SEARCH

SEARCH BY CITATION

Keywords:

  • mortality; minority groups; transients and migrants; Germany; Turkey

Abstract

  1. Top of page
  2. Abstract
  3. Introduction
  4. Materials and methods
  5. Results
  6. Discussion
  7. Acknowledgements
  8. References

Summaryobjective To test the hypothesis that as a minority with lower socio-economic status, Turkish residents in Germany might experience a higher mortality than Germans.

methods All-cause mortality rates by age group and sex of Turkish and German adults for the time period 1980–94 were calculated from death registry data and mid-year population estimates.

results The age-adjusted mortality rate (per 100000) of Turkish males aged 25–65 years resident in Germany was 299 in 1980 and 247 in 1990, consistently half that of German males. The mortality of Turkish females in Germany was 140 in 1990, half that of German females. Mortality of Turkish males/females in Ankara was 835 and 426 in 1990.

conclusion In view of the socio-economic status of Turkish residents in Germany the large mortality difference compared to Germans is unexpected. It cannot be fully explained by a selection at the time of hiring (healthy migrant effect) because it lasts over decades and extends into the second generation. A healthy worker effect is unlikely because Turkish residents have a lower employment rate than Germans. There is little evidence for movement of gravely ill persons back to Turkey. An ‘unhealthy re-migration effect’ in which socially successful migrants with a lower mortality risk stay in the host country while less successful ones return home even before becoming manifestly ill would partly explain our findings.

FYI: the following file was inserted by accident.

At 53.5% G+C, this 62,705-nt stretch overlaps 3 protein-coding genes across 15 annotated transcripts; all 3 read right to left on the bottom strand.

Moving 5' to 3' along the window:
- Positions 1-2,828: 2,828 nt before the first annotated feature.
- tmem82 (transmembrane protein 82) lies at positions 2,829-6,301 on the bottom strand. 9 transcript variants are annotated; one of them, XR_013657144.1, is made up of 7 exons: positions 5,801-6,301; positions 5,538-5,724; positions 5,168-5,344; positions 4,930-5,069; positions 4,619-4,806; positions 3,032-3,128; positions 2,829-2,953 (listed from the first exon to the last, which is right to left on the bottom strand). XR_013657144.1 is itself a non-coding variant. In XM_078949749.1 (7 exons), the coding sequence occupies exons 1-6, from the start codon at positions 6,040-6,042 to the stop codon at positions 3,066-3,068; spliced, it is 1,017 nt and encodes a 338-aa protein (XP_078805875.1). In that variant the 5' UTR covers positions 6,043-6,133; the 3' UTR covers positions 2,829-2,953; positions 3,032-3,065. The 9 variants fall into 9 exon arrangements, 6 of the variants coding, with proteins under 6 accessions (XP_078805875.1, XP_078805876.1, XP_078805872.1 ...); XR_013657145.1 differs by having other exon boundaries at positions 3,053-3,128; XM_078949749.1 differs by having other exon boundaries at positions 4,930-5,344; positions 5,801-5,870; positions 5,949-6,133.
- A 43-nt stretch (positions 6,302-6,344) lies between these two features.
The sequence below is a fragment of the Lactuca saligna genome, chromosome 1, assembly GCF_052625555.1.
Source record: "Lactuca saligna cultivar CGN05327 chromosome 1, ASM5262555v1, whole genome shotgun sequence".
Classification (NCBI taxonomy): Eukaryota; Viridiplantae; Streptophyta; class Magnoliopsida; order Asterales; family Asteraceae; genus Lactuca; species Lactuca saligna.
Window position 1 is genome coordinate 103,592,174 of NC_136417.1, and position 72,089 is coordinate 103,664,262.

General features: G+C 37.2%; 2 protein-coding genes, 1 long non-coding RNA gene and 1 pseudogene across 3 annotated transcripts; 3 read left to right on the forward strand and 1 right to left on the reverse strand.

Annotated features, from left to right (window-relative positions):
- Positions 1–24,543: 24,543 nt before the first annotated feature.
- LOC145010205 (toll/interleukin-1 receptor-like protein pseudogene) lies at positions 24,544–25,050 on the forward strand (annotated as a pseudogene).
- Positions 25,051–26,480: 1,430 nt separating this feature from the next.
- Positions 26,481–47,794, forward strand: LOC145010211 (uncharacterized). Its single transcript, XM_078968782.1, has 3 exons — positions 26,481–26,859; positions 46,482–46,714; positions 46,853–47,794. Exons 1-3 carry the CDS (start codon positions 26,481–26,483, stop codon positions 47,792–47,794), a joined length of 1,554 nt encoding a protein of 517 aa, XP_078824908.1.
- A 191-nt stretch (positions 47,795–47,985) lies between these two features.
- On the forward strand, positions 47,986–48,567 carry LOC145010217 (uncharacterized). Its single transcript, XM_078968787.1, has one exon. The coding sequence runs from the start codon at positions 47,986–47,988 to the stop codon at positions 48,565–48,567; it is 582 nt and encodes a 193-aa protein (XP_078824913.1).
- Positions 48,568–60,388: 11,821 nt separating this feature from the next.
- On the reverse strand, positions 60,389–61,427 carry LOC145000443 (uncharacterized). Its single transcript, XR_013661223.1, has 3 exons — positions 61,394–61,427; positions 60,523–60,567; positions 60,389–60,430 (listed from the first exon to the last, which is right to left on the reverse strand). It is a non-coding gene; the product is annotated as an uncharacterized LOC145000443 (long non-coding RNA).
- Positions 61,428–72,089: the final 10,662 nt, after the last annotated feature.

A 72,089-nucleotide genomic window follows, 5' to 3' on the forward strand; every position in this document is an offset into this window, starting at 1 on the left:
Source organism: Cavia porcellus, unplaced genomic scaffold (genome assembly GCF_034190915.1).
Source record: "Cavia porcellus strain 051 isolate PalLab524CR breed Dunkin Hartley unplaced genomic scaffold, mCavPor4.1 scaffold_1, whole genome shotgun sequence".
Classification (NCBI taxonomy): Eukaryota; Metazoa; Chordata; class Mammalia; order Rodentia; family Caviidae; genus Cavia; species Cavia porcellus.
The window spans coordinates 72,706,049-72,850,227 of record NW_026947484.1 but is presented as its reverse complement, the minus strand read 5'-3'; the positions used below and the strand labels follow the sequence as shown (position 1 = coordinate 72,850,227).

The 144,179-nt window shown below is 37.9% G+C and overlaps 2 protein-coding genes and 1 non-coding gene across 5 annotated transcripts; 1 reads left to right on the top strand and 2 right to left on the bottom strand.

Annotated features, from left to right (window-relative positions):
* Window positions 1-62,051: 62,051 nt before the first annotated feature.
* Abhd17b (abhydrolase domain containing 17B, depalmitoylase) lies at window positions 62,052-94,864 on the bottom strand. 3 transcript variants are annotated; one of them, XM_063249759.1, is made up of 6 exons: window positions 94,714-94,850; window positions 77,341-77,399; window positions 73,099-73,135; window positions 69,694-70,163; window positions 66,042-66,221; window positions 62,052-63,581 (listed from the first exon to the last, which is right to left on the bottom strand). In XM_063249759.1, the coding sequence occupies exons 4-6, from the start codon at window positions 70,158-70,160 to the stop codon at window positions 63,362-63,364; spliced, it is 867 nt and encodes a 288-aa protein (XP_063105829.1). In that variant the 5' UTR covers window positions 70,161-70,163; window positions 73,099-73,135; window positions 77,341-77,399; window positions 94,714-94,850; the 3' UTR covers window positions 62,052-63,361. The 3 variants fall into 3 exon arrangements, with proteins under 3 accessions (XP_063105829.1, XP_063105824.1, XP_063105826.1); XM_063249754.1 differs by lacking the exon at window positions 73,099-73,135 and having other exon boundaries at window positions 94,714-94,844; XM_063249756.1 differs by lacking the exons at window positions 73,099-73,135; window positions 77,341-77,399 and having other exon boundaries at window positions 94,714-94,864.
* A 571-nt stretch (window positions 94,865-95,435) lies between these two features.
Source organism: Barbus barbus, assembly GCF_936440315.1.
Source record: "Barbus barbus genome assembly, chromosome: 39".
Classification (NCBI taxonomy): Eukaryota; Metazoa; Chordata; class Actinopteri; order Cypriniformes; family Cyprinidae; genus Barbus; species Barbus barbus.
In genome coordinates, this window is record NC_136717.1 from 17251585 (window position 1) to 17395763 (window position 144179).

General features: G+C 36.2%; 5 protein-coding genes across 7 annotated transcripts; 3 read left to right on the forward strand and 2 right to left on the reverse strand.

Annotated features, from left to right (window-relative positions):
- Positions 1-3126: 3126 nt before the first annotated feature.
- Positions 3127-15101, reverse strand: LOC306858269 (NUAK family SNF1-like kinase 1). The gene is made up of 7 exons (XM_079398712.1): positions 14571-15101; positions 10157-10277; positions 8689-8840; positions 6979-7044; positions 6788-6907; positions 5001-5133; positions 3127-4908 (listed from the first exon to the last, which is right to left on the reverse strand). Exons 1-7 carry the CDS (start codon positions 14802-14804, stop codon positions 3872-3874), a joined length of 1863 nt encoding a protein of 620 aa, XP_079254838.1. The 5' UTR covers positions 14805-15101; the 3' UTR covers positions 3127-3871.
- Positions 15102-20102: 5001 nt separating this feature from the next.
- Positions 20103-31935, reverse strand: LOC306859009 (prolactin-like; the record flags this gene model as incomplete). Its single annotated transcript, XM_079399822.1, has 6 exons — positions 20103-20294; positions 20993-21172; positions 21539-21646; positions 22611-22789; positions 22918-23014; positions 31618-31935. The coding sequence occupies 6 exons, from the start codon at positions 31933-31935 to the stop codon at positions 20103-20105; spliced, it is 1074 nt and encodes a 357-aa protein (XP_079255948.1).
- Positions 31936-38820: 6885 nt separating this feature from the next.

Introduction

  1. Top of page
  2. Abstract
  3. Introduction
  4. Materials and methods
  5. Results
  6. Discussion
  7. Acknowledgements
  8. References

Migration within Europe is an on-going social phenomenon of large scale. It affects the health of individual migrants as well as that of populations (Bollini & Siem 1995; Elkeles & Seifert 1996). Since the 1950s, millions of people have temporarily migrated to Germany looking for work. About 900 000 people came from Turkey between 1963 and 1973. Many of these Gastarbeiter (guestworkers) settled and brought their families. They were joined by asylum seekers from Turkey. Turkish nationals now form the largest foreign nationality group in Germany. Their number increased from 1.5 to 2 million between 1980 and 1994 (Statistisches Bundesamt 1996), with a brief decrease in 1985 after financial incentives for re-migration were offered by the German Government.

People who migrate, whether their move is temporary or permanent, are on average healthier than the population they originate from, and often also healthier than the population of their host country (Swerdlow 1991; Williams 1993; Parkin 1993). This ‘healthy migrant effect’ is due to a self-selection process: the chronically ill and disabled are less likely to migrate. Among migrants there are also particularly courageous, innovative and socially skilled individuals (Schiffauer 1991).

Once they have moved to their host country, however, migrant workers are often a minority with lower social status than the host population. Numerous studies show that low socio-economic position and minority status are associated with chronic stress (Collatz 1994), higher morbidity (Marmot et al. 1991; Bollini & Siem 1995; Elkeles & Seifert 1996) and mortality (Davey Smith et al. 1990; Geronimus et al. 1996). Foreign nationals employed in Germany were found to have particularly high health risks (Oppen 1985; Elkeles & Seifert 1996) and higher occupational accident rates (Weber et al. 1990) than Germans; chronic diseases are more frequent and emerge at a younger age (Collatz 1994). Turkish residents in Germany are believed to suffer from more severe forms of coronary heart disease than Germans at a younger age (Bilgin et al. 1994). They also have higher unemployment rates (Sen 1996) and less access to appropriate medical care (Collatz 1994). Many second-generation Turkish nationals born in Germany are not fully integrated into either the German or the Turkish culture (Collatz 1996).

So far, one study (Weber et al. 1990) compared mortality rates of foreigners in Germany (not differentiated by nationality) to mortality rates of the German population for the period 1984–86. In the age group 35 to 65 years, age-standardized all-cause mortality of foreigners was roughly half that of Germans. The authors assumed that this was due to a healthy migrant effect and re-migration of severely ill individuals.